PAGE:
In their opening salvo, the gangster-collaborators known as Marty Shichtman and Laurie Finke reminded us of Jorgen Tessman, Hedda Gabler's scholar husband in Ibsen's play of the same name who "spends the entirety of his honeymoon scouring Europe for manuscripts and antiquities, all while his sexually frustrated wife practices with her pistols and dreams about the bad-boy critic Eiler Lovborg," and what the play teaches us is that some scholars are "dull, lacking in imagination--both in their intellectual pursuits and, it seems, in bed. . . . Ignoring the erotic potential of human interaction, they have fallen in love with the dead--whose objects they fetishize." In her talk, "Springtime for Theory," Anna Klosowska talked about reading theorists "as a trove of strains of thought" against which her own arguments, in Dinshaw's phrase, "groovily emerges." Further, Klosowska expressed her need for these texts as "playmates and interlocutors," although, albeit, it is a rather "lonely play date." Nevertheless, her interest in postwar and current theory is, as she said, "based on my perception that it sharpens my ability to read premodern texts in order to have relevant conversations with living interlocutors in other fields, mostly modern." James Paxson argued for a "revived biologism" in medieval and other studies of sex and sexuality, especially [and this is the cool counter-intuitive moment] because "science, which perforce must center sexual distinction and reproductive practice on the question of origins, cannot itself readily sort constitutive terms." Further, the "most salient biological studies attempting a prehistory of sexuality and gender . . . have tried to distinguish the binary nature of genomic needs in sexual beings from the physiological agencies that deliver such genomic needs," which is why it was possible for Jim at one point to invoke "a remarkable prosopoeia: the rectum doesn't know it's a rectum as the vagina doesn't know it's a vagina; both organs think they're cloacae." [And yes, you should look up cloacae.] If some of us aren't sure we can apply the insights of modern science to medieval texts, Jim urged us to embrace "conceptual" and "creative" anachronism "as a critical tool of discovery." Steven Kruger's and Ethan Knapp's responses were equally bracing, and interestingly, they both cautioned about the need to think more deeply about what we think we mean when we say we want to be "interdisciplinary."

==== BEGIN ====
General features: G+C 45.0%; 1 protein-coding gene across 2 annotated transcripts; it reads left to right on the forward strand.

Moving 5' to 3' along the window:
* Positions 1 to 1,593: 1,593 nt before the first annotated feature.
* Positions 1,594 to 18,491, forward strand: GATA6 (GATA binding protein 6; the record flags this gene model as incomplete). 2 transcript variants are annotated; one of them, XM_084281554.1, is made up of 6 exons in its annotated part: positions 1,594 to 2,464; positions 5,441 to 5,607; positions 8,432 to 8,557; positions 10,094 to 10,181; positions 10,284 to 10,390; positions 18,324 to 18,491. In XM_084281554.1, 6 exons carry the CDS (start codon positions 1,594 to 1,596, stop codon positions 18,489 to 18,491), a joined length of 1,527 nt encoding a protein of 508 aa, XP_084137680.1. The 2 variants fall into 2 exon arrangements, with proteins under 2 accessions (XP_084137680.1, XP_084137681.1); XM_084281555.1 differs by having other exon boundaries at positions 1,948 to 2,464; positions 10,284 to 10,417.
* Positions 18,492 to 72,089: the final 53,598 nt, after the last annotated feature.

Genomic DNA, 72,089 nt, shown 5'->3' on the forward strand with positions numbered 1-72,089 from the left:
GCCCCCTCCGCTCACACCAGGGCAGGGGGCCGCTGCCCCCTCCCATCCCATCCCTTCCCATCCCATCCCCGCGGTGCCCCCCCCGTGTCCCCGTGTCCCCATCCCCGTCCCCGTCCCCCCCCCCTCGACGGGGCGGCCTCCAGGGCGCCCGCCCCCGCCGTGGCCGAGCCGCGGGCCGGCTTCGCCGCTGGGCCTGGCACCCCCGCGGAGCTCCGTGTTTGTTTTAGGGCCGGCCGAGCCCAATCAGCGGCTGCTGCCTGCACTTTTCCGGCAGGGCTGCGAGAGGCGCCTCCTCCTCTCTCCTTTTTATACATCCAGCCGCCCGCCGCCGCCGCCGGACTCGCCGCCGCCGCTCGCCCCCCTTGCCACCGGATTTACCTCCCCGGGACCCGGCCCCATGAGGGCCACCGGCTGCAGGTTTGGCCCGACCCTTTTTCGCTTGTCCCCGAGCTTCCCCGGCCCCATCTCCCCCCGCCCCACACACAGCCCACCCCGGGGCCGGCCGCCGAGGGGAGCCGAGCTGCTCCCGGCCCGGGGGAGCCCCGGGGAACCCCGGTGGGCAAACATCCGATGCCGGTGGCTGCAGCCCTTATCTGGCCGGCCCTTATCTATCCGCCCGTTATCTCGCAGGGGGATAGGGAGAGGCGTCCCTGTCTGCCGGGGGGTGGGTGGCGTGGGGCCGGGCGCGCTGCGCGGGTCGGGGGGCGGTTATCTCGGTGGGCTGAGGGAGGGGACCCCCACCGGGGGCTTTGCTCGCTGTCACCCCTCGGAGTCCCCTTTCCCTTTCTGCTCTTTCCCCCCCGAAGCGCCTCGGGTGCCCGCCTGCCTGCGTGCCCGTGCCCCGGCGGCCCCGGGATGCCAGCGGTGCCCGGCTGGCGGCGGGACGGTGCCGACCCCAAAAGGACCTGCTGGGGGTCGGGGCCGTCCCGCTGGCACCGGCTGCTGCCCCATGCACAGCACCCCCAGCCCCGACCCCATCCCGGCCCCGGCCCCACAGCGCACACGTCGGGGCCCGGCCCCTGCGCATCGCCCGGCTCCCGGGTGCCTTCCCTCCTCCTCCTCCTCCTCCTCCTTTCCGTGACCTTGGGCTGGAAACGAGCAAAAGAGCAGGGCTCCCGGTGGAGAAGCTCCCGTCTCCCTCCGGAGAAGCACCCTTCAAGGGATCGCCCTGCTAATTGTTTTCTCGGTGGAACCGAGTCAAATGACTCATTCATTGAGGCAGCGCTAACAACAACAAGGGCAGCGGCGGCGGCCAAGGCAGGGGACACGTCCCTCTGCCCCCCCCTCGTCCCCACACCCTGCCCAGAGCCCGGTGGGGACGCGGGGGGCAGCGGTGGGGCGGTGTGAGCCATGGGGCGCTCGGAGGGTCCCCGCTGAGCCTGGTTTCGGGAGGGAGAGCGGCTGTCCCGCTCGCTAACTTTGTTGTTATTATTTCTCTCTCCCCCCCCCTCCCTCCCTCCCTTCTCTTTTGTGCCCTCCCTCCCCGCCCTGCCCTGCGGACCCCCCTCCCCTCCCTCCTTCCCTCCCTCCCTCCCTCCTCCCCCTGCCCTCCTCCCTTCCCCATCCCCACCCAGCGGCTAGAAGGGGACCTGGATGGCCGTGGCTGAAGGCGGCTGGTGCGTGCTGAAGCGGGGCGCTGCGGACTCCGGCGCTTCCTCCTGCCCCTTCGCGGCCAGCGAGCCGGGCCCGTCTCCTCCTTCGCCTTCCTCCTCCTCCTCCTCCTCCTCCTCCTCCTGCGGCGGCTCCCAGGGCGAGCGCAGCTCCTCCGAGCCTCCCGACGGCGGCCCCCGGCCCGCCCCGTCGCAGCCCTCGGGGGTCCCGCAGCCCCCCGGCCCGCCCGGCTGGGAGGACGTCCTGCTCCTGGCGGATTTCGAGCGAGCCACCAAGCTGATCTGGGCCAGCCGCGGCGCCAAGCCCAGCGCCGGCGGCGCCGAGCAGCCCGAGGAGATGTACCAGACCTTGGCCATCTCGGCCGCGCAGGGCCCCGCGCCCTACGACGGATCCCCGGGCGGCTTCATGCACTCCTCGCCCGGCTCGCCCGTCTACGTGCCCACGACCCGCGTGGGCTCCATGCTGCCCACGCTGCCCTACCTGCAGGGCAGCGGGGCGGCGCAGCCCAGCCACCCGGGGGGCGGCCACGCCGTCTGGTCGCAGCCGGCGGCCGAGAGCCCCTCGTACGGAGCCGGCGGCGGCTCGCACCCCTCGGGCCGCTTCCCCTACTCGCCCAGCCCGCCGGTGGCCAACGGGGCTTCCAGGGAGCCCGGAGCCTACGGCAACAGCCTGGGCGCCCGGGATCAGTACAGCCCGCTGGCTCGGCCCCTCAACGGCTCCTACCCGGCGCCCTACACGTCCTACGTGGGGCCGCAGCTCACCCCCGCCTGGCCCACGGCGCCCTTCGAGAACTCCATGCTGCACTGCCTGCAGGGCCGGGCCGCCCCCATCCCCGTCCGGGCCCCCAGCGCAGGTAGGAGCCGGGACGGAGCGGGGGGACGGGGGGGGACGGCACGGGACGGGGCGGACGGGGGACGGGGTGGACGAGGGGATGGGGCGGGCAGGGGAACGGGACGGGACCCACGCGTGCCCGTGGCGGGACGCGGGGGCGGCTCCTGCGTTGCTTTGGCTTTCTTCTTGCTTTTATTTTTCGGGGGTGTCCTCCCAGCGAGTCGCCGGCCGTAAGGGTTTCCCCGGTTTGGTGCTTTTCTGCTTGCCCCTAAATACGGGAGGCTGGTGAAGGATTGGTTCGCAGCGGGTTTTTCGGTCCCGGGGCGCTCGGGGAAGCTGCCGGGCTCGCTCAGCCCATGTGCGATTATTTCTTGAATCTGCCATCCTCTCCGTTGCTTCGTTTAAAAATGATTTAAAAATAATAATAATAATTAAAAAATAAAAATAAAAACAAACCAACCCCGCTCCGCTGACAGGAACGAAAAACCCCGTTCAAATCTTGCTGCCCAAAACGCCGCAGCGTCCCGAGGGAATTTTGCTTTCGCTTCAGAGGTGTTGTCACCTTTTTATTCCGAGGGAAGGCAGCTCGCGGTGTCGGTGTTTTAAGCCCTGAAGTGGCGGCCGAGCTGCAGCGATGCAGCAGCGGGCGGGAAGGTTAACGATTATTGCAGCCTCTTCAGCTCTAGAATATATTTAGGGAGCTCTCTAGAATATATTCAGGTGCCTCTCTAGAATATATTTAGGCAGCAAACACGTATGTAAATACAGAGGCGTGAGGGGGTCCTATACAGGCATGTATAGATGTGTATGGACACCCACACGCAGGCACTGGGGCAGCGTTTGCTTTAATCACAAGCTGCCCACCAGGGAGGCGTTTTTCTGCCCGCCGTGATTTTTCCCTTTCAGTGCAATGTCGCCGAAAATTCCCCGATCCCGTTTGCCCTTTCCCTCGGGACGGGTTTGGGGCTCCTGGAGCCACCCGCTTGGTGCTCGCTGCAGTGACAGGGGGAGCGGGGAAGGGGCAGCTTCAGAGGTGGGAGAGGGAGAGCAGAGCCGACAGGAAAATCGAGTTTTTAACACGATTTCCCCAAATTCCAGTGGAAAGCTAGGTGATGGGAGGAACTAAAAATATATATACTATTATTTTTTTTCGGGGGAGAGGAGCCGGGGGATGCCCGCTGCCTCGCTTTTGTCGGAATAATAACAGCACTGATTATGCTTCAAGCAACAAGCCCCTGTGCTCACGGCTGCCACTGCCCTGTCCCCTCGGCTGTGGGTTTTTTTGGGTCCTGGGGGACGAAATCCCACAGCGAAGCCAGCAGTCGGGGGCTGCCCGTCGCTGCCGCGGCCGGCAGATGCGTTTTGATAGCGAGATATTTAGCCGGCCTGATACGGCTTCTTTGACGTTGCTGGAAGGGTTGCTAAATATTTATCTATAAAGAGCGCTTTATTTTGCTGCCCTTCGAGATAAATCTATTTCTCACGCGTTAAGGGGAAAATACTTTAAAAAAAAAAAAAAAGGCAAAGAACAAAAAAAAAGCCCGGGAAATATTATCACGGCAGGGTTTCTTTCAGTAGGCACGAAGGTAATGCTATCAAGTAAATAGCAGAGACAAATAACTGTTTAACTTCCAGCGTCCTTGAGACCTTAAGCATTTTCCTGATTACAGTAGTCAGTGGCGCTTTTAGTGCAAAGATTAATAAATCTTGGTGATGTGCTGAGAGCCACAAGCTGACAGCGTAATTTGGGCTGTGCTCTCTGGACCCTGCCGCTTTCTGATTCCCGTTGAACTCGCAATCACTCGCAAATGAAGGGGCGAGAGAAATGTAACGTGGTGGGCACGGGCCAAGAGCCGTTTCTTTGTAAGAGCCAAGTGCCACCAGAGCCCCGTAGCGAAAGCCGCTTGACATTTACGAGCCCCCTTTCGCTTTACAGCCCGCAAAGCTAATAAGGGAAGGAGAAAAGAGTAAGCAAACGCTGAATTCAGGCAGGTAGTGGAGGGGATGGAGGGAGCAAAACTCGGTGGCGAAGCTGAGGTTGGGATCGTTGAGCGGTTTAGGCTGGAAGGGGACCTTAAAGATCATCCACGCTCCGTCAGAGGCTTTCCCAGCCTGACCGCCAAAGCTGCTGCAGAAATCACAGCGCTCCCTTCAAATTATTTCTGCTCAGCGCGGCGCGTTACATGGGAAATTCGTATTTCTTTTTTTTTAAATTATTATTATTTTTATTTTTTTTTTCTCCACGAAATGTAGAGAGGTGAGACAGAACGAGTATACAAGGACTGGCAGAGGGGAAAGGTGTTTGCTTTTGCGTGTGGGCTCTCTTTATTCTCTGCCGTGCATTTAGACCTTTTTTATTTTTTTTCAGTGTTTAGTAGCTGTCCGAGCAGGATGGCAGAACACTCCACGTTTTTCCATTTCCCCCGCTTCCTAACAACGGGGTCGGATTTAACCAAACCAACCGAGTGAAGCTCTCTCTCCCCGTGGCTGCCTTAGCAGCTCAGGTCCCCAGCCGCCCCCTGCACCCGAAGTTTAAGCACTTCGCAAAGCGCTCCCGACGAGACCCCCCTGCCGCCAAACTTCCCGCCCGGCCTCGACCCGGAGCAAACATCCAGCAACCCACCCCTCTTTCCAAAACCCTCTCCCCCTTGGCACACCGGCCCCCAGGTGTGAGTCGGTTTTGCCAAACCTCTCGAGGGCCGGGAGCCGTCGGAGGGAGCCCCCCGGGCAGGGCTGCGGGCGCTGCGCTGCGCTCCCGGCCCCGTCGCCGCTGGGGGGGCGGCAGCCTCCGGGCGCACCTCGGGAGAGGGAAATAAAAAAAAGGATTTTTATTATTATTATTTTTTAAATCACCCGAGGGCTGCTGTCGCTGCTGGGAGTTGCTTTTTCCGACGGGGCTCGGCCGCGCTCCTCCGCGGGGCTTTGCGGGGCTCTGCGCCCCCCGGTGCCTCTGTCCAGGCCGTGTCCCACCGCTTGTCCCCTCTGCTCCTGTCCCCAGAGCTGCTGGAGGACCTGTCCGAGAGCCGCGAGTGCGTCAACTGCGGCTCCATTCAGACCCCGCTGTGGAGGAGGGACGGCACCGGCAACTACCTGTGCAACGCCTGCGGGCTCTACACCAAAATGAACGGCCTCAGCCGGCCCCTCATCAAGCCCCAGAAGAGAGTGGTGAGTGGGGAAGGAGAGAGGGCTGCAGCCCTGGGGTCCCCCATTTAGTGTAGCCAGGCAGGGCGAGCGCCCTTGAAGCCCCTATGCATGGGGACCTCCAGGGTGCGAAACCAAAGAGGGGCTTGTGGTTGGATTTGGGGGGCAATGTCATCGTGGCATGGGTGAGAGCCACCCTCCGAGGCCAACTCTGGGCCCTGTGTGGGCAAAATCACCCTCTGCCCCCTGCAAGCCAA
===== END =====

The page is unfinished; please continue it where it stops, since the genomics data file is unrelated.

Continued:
But here was the biggest shocker of all: you know that Michael Uebel guy who has a reputation for being critically tough [even, the guy who lobs grenades and blast arguments to bits], and can even appear mean sometimes? He can only be described as shy and even, almost huggable. Understated. Quiet. I won't say "nice." He'll kill me. But I will say that I am glad Michael Uebel exists. We need Michael Uebel.